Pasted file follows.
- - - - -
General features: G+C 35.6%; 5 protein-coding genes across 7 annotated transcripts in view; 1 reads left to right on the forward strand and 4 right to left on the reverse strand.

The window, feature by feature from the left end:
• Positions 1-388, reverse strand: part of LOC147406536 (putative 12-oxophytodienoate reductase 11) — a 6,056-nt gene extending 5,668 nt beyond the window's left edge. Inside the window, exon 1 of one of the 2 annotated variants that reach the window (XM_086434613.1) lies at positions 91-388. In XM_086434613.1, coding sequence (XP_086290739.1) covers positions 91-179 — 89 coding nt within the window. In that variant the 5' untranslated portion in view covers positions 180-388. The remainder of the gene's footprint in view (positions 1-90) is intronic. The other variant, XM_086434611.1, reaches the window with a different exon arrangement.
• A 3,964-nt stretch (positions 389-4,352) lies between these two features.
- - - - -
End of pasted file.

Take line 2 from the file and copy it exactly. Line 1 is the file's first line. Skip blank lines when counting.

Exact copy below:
The window, feature by feature from the left end: